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The guided-missile destroyer USS John S. McCain collided with a merchant vessel in the Straits of Malacca at 5:24 am local time on Monday morning, resulting in one confirmed U.S. Navy casualty, nine sailors still missing, and several others injured. The McCain was transiting through the congested waterway en route to Singapore for a port visit at the time of the crash, less than two weeks after conducting a freedom of navigation operation near Mischief Reef in the Spratly Islands. U.S. Navy officials said the destroyer experienced a loss of steering prior to the collision, but that there were no immediate indications of a cyberattack or physical sabotage. Despite sustaining major damage to its port side, the McCain was still able to reach Singapore’s Changi Naval Base under its own power. Oil and chemical tanker Alnic MC suffered less significant damage and reported no injuries to its crew. Singapore, Malaysia, Indonesia, and Australia have provided search and rescue assistance in the aftermath.
The McCain crash came only two months after the USS Fitzgerald, another guided-missile destroyer, collided with a cargo ship off the coast of Japan, killing seven U.S. Navy sailors. The Navy released its first public report on that crash, and the Fitzgerald’s crew’s response, on August 17. This year has proven to be a particularly perilous one for U.S. forces conducting non-combat operations in the Pacific: On August 15, an Army helicopter crashed off the coast of Hawaii during a training exercise, killing five crew members; on August 5, a Marine Corps MV-22 crashed off the coast of Australia during a training exercise, killing three; on May 9, the guided-missile cruiser USS Lake Champlain collided with a South Korean fishing vessel in international waters; and on January 31, the guided-missile cruiser USS Antietam ran aground while coming to anchor near its home port of Yokosuka, Japan.
Later on Monday, Chief of Naval Operations Admiral John Richardson ordered a brief operational pause for all naval forces around the world and announced a comprehensive review to examine the training and certification of forward-deployed forces. Admiral Phil Davidson, Commander of U.S. Fleet Forces Command, will lead the study, which will look at “operational tempo, trends in personnel, material, maintenance and equipment...[and] how we train and certify our surface warfare community, including tactical and navigational proficiency.” On Wednesday, Vice Admiral Joseph Aucoin, who led Seventh Fleet at the time of the incident, was relieved of command. Aucoin was previously expected to retire in the coming weeks, and will be replaced by Rear Admiral Phil Sawyer.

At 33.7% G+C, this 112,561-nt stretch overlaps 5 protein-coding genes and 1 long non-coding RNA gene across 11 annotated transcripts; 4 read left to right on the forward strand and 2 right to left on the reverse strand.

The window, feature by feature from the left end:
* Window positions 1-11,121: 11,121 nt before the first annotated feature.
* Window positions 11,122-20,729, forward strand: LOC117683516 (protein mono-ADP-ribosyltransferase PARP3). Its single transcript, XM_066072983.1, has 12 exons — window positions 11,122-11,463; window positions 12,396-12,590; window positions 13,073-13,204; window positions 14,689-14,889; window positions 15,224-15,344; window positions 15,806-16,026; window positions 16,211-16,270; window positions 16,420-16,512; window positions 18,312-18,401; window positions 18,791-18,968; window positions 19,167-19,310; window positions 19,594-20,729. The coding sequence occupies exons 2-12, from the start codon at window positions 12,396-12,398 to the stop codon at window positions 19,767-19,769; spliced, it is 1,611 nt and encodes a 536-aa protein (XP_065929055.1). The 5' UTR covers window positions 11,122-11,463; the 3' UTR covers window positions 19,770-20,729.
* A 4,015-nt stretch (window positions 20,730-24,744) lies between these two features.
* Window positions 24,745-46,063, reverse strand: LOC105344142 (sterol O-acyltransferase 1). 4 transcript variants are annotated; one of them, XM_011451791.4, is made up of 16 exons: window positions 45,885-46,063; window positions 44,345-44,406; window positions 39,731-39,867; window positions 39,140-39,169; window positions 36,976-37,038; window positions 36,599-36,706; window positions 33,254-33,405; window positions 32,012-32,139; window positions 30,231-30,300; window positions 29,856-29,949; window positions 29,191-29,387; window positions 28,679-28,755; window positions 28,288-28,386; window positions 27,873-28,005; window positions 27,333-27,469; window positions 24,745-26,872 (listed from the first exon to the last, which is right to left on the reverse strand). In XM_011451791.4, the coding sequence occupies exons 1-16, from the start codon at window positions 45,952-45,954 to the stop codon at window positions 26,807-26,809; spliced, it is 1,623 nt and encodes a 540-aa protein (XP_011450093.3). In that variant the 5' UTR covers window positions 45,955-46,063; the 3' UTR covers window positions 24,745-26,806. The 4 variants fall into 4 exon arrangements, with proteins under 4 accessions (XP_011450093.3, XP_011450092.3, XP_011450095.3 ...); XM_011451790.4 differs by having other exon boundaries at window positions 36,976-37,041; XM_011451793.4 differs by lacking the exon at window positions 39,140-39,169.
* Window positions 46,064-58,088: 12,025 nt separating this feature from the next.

Chinese state media outlets took the opportunity to allude to U.S. naval vessels as a “threat and hidden danger…to  safety and navigation” and condemn U.S. naval presence in the South China Sea. Analysts in the region have commented that the picture of “a high-publicity vessel in a very bad way” is worth a thousand words, and that repeated mishaps “[drive] home growing worries about a competence deficit within American organs of power.”
In Other News…
In the Philippines, Chinese movement in the Spratlys is pitting officials against each other. Last week, Congressman Gary Alejano of the Philippines reported that a Chinese flotilla had encircled Thitu (China) or Pag-asa (Philippines) Island off the western coast of the Philippines, a claim quickly confirmed by AMTI-provided satellite images. Justice Antonio Carpio of the Philippines’ Supreme Court referred to the move as “an invasion of Philippine territory” and called upon President Duterte and Foreign Secretary Alan Cayetano to “vigorously protest” the move. But on Monday, Duterte offered a strikingly acquiescent response, asking reporters, “Why should I defend a sandbar and kill the Filipinos because of a sandbar?” When asked about claims that China barred a Philippine vessel from approaching the area, Duterte responded credulously, “That is not true. China would not do that.” Duterte’s trust in the United States, meanwhile, appears to have ebbed: “I will not call on America. I have lost trust in the Americans,” the President told reporters.